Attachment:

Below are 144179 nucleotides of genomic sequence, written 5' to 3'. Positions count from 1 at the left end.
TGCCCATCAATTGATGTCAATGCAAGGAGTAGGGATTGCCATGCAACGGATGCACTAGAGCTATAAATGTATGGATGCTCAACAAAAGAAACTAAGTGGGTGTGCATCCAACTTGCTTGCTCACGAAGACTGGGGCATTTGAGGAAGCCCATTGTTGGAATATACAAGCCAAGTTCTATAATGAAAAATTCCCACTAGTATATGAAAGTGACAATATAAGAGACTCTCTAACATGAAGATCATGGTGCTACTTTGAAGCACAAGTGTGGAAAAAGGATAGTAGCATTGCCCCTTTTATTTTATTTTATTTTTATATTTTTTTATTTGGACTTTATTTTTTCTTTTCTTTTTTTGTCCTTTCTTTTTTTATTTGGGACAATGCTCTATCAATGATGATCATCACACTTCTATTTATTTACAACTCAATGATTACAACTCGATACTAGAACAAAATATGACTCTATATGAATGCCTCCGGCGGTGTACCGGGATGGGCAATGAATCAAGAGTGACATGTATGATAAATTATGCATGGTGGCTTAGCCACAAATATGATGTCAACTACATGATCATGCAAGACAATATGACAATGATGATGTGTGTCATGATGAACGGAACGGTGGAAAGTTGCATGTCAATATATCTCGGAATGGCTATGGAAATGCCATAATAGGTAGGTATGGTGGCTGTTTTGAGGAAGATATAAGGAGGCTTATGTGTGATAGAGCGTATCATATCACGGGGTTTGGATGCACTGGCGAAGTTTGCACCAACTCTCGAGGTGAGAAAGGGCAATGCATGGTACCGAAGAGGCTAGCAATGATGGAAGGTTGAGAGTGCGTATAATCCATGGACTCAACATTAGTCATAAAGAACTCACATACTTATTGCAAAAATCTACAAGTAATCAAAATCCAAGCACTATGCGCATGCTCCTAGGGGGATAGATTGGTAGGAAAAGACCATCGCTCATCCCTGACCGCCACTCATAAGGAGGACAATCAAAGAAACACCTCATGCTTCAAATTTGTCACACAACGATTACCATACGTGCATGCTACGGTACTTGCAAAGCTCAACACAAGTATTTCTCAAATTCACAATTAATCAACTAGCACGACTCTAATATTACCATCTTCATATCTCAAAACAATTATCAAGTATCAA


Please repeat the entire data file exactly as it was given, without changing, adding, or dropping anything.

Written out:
Below are 144179 nucleotides of genomic sequence, written 5' to 3'. Positions count from 1 at the left end.
TGCCCATCAATTGATGTCAATGCAAGGAGTAGGGATTGCCATGCAACGGATGCACTAGAGCTATAAATGTATGGATGCTCAACAAAAGAAACTAAGTGGGTGTGCATCCAACTTGCTTGCTCACGAAGACTGGGGCATTTGAGGAAGCCCATTGTTGGAATATACAAGCCAAGTTCTATAATGAAAAATTCCCACTAGTATATGAAAGTGACAATATAAGAGACTCTCTAACATGAAGATCATGGTGCTACTTTGAAGCACAAGTGTGGAAAAAGGATAGTAGCATTGCCCCTTTTATTTTATTTTATTTTTATATTTTTTTATTTGGACTTTATTTTTTCTTTTCTTTTTTTGTCCTTTCTTTTTTTATTTGGGACAATGCTCTATCAATGATGATCATCACACTTCTATTTATTTACAACTCAATGATTACAACTCGATACTAGAACAAAATATGACTCTATATGAATGCCTCCGGCGGTGTACCGGGATGGGCAATGAATCAAGAGTGACATGTATGATAAATTATGCATGGTGGCTTAGCCACAAATATGATGTCAACTACATGATCATGCAAGACAATATGACAATGATGATGTGTGTCATGATGAACGGAACGGTGGAAAGTTGCATGTCAATATATCTCGGAATGGCTATGGAAATGCCATAATAGGTAGGTATGGTGGCTGTTTTGAGGAAGATATAAGGAGGCTTATGTGTGATAGAGCGTATCATATCACGGGGTTTGGATGCACTGGCGAAGTTTGCACCAACTCTCGAGGTGAGAAAGGGCAATGCATGGTACCGAAGAGGCTAGCAATGATGGAAGGTTGAGAGTGCGTATAATCCATGGACTCAACATTAGTCATAAAGAACTCACATACTTATTGCAAAAATCTACAAGTAATCAAAATCCAAGCACTATGCGCATGCTCCTAGGGGGATAGATTGGTAGGAAAAGACCATCGCTCATCCCTGACCGCCACTCATAAGGAGGACAATCAAAGAAACACCTCATGCTTCAAATTTGTCACACAACGATTACCATACGTGCATGCTACGGTACTTGCAAAGCTCAACACAAGTATTTCTCAAATTCACAATTAATCAACTAGCACGACTCTAATATTACCATCTTCATATCTCAAAACAATTATCAAGTATCAA